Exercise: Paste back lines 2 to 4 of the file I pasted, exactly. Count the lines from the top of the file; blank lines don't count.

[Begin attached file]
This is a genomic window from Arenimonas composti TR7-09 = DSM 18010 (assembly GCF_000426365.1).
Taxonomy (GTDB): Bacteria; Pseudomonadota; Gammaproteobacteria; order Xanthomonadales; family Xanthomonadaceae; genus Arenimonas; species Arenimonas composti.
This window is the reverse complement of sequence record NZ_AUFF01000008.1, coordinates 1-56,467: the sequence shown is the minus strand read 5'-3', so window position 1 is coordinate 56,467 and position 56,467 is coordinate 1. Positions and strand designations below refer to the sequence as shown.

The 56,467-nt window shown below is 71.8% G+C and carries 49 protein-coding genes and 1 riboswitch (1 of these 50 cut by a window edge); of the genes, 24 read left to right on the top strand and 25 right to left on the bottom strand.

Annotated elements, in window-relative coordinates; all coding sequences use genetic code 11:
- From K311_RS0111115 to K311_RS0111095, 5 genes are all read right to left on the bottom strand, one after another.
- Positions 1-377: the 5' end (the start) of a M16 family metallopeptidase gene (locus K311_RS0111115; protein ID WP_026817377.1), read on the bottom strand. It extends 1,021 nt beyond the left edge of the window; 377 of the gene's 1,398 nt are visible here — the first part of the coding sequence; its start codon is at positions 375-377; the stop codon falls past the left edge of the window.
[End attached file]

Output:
Taxonomy (GTDB): Bacteria; Pseudomonadota; Gammaproteobacteria; order Xanthomonadales; family Xanthomonadaceae; genus Arenimonas; species Arenimonas composti.
This window is the reverse complement of sequence record NZ_AUFF01000008.1, coordinates 1-56,467: the sequence shown is the minus strand read 5'-3', so window position 1 is coordinate 56,467 and position 56,467 is coordinate 1. Positions and strand designations below refer to the sequence as shown.

The 56,467-nt window shown below is 71.8% G+C and carries 49 protein-coding genes and 1 riboswitch (1 of these 50 cut by a window edge); of the genes, 24 read left to right on the top strand and 25 right to left on the bottom strand.